Irish Water debacle far from unique in political context
Controversy has all hallmarks of previous arrangements brokered FF governments
Phil Hogan, Minister for the Environment speaks to media as Irish Water controversy continues. Photograph: Alan Betson/Irish Times
The case of Irish Water and its consultancy costs isn’t unique in the political context but this type of process controversy is the first to have affected this Coalition since it came to power in 2011.
And there are strong echoes in the details of arrangements that were brokered during the three terms of Fianna Fáil led governments.
The first element was the extravagant monies (invariably many millions) of euro that were paid out to consultants or service contractors for services, some of which were intangibles like training or the catch-all ‘change management’. The second was the political response from the Minister who was caught in the eye of the storm - a seemingly impossible mixture of standing over everything while still distancing themselves from the costs involved.
Phil Hogan’s comments that his job was not to micromanage how Irish Water spent his money was unfortunate politically and will take some explaining in the Dáil tonight, and possible some backpedaling. Sure he got the Commission for Energy Regulation to run the rule over the expenditure but €180 million (and €85m in consultancy costs) isn’t loose change. The rule of ministerial responsibility is cruel but absolute: the buck stops with you and that means everything should be known. As Albert Reynolds once remarked, it is the little things (and he meant details in that case) that trip you up.
There is precedent. There was the Bertie Bowl, a project for a National Stadium and campus that bloated out of control very quickly with a projected budget topping €1 billion. Much of the political focus was on the role of consultants to the project particularly a clause that made their fee a percentage of the overall budget. Thus, the more the stadium cost, the greater the fee would be.
Then in the second term of that Government there was PPARS. This is the closest comparison to Irish Water because it stemmed from the amalgamation of a multiple of agencies into one. In that case it was the eleven health boards being merged into the HSE. PPARS was the payroll and human resources project that would integrate all the different and disparate systems being used by the health boards.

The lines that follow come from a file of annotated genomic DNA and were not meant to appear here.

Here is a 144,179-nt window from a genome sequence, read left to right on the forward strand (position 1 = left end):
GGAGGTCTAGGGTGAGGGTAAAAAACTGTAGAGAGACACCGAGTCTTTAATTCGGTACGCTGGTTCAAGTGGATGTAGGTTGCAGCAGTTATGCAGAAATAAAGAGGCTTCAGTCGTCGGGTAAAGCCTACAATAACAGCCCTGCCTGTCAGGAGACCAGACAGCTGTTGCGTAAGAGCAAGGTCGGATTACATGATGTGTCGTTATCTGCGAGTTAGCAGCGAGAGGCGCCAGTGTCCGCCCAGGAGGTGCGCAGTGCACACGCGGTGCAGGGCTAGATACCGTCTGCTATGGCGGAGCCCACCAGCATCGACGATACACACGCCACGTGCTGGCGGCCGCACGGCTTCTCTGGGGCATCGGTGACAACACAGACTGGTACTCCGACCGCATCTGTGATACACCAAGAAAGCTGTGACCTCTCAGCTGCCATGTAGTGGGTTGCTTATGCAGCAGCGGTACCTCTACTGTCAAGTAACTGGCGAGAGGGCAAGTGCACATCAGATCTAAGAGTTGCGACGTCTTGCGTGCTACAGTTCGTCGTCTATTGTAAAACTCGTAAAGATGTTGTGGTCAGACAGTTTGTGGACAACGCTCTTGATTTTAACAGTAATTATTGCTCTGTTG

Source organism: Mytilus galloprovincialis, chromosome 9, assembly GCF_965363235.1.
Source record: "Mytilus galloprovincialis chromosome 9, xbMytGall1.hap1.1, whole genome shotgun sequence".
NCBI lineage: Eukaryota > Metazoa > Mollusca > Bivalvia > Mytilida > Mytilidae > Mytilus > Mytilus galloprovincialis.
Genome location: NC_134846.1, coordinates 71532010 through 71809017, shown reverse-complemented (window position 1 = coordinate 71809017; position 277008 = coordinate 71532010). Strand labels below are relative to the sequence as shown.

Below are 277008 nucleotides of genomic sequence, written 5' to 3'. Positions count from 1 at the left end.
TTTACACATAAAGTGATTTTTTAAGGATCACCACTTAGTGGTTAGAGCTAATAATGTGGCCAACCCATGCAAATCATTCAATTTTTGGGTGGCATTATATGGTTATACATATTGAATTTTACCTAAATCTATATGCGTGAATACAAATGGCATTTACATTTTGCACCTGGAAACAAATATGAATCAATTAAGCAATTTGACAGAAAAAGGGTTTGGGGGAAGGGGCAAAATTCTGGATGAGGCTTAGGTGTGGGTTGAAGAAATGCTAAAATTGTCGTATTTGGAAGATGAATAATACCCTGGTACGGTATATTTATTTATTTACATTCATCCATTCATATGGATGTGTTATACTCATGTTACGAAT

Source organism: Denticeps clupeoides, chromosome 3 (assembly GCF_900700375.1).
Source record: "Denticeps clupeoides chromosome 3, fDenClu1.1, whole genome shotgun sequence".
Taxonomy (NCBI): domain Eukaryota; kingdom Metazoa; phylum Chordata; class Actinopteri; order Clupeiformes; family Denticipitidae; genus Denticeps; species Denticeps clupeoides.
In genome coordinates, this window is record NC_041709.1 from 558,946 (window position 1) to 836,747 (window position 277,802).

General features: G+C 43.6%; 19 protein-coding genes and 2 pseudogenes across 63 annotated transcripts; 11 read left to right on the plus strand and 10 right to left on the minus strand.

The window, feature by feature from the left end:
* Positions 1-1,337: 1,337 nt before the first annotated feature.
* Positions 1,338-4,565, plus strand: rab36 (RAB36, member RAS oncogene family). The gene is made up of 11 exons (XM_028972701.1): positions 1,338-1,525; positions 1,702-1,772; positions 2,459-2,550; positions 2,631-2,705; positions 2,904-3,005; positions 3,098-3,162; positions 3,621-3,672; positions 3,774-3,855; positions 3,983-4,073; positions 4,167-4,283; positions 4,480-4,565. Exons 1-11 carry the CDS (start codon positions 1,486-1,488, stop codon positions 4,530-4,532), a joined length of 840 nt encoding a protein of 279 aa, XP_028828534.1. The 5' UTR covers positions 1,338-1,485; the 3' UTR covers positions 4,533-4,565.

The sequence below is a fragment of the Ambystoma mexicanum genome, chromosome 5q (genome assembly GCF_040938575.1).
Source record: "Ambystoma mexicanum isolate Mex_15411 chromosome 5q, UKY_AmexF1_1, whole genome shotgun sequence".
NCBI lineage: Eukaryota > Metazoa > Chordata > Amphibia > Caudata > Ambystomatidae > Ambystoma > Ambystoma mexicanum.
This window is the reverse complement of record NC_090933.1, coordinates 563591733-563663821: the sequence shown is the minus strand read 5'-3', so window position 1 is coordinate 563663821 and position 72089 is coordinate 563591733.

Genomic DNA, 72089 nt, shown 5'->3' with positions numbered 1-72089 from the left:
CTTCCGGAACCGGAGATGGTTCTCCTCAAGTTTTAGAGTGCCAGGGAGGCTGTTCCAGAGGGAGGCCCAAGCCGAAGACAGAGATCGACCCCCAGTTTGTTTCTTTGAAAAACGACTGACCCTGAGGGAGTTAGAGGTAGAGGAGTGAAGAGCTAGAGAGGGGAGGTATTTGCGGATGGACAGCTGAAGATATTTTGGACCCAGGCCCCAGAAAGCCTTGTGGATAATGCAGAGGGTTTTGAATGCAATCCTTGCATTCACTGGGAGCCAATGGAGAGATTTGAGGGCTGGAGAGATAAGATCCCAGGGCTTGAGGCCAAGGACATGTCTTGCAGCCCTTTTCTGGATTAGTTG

But what started off as a €9 million project ballooned quickly and within a very short space of time the budget was heading northwards of €140m. There were difficulties. For one, it was impossible to estimate the overall staff numbers in the HSE. Then there were different employment grades, different networks and systems, different conditions of work, different kinds of leave days and special leave, different bonuses and overtime rates in each of the old health boards.
But that did not take away from the fact of the enormous amounts of money paid to consultants. Again some of what was being done was captured by that nebulous phrase ‘change management’, an always costly exercise.
The other big process controversy was the dismal e-voting project. Then environment minister Martin Cullen took the idea piloted by his predecessor Noel Dempsey and sprinted away with it. Before any opportunity had been given for rigorous scrutiny, the machines had been bought, as had the software, and a big glossy launch had been organised. It was only when the prospect of a ‘hanging chad’ problem reared its head - and the absence of a verifiable paper trail - was a halt called to the gallop. Eventually the whole scheme was abandoned and the electorate reverted to the peann luaidhe and ballot paper.
But not before some €50m in costs had been incurred, some of it for costly storage of the voting machines throughout the country. Generous consultancy fees again featured.
Politically, two major questions surrounding the set-up of Irish Water will dominate the debate and proceedings in the Dáil and in the Public Accounts Committee later today.
The first is the extent of knowledge of the Minister and his justification for not micro-managing a spend of €180m. Allied to that will be further scrutiny of why the expertise that Bord Gáis claimed to have in its application for the contract was not utilised and why the new company had to spend such enormous sums on consultancy services and service contracts.
In its detailed memorandum yesterday it pointed out that the contracts were fixed price, that the consultants were immediately available, had the relevant experience and Irish Water had no obligation to them once the contracts came to an end.
And such are the biblical going rates for consultants. But such an enormous spend still needs to be justified as it is taxpayers’ money. And that is where Hogan may be in the frame for taking his eye off a dropping ball.
The second issue is that of bonuses. John Tierney’s disclosure that there is provision for bonuses is embarrassing for the Government. There seems to be a bit of pass-the-parcel going on between Hogan and Brendan Howlin’s Department of Public Expenditure over responsibility. With widespread cutbacks in public sector pay bills and in public service budgets, it still remains an embarrassment for the Government.